“Can’t call ‘em stat-geek stuff,” Tito Francona volunteers. “That’s disrespectful. There’s a lot of good information here, matchups, stuff like that. People work hard at this.

“I used to do these by hand,” he says. “Did it before all this math stuff and computers got so big. Did it without knowing it. When I managed the Phillies. Did ‘em all by hand then. Would sit down with a pencil and a piece of paper and go through opposing lineups. Took forever. Now it’s all on these things, computers.

“And I suck at computers,” he is saying. “I’m a one-finger guy with them. I can get around on a computer OK using one finger but it’s not my favorite thing.”

“How you doing otherwise?” he is asked.

“Exhausted,” he replies.

“How’s Nick doing?”

“He’s OK,” said the Red Sox skipper, now in his eighth summer of employment with a club that dominates daily discussion in New England. “Guys in his squad in front of him on patrol got hit the other day. Tough day for him. Good thing though, he loves what he’s doing.”

The father now talking about the son: 26-year-old Lt. Nick Francona, United States Marine Corps, halfway through a six-month, one-day tour leading a rifle platoon in a long war that has forever ravaged a country locked somewhere in centuries past, Afghanistan.

“You OK?”

“Awful, ” the manager says. “I’m doing awful. My wife’s doing worse. I think about it all the time. Worry about him all the time. Hard not to. Try and stay away from the news about it. Try not to watch TV when stories about it are on, but it’s there, you know? It’s always there.”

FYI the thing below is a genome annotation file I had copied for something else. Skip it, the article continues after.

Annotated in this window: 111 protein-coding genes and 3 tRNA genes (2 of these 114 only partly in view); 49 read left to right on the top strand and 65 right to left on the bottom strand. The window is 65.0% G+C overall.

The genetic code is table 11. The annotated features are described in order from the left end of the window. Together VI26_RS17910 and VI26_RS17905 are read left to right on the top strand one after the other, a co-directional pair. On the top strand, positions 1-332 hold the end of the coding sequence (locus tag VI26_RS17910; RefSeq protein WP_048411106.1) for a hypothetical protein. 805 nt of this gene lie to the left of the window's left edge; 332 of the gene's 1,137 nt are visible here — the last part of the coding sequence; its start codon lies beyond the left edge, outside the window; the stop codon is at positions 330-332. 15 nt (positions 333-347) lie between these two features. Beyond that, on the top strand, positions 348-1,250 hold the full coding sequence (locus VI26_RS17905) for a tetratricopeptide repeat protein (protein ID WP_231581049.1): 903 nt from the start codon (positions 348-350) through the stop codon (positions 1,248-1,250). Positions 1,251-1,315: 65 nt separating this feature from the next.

The phone on his desk rings and Francona reaches to answer with his left hand, the right-hand index finger slowly scrolling through the Orioles roster on his laptop, his eyes narrowing behind glasses, looking, always looking for an edge.

“Yeah Theo, what’s up?” he says, pausing to listen to the guy on the line, Theo Epstein, the 37-year-old general manager.

“Yeah, I spoke to Buck Showalter about that … OK … Talk to you later.”

“Theo,” Francona says, hanging up, a smile creasing his weary face. “How do we get along? We got through eight years here together. We haven’t killed each other. I’d say we get along pretty good.”

The Major League Baseball season runs from early February, across spring, through summer, and concludes for most players and teams just as Columbus Day approaches. The season, longest of all the majors and quite exhausting, is a bit like dating a nymphomaniac; it demands daily performance. And in Boston the expectation is always to play toward Halloween.

In some aspects the game has changed irrevocably since a young Tito Francona, his father’s first baseman’s mitt on his hand, ran to sandlots in the small Pennsylvania town where his family lived. Managers today are provided tools to compete that were simply not available 20, even 10 years ago. They have access to a Niagara of information sometimes spoon-fed by a generation of front-office young people who have rarely played actual games.

“People, some writers I guess, get that wrong you know,” Tito Francona points out. “Theo and the guys working for him, they’re not in here six times a day with stats telling us what to do. We get stuff before a series begins and it’s valuable. I study it. I do.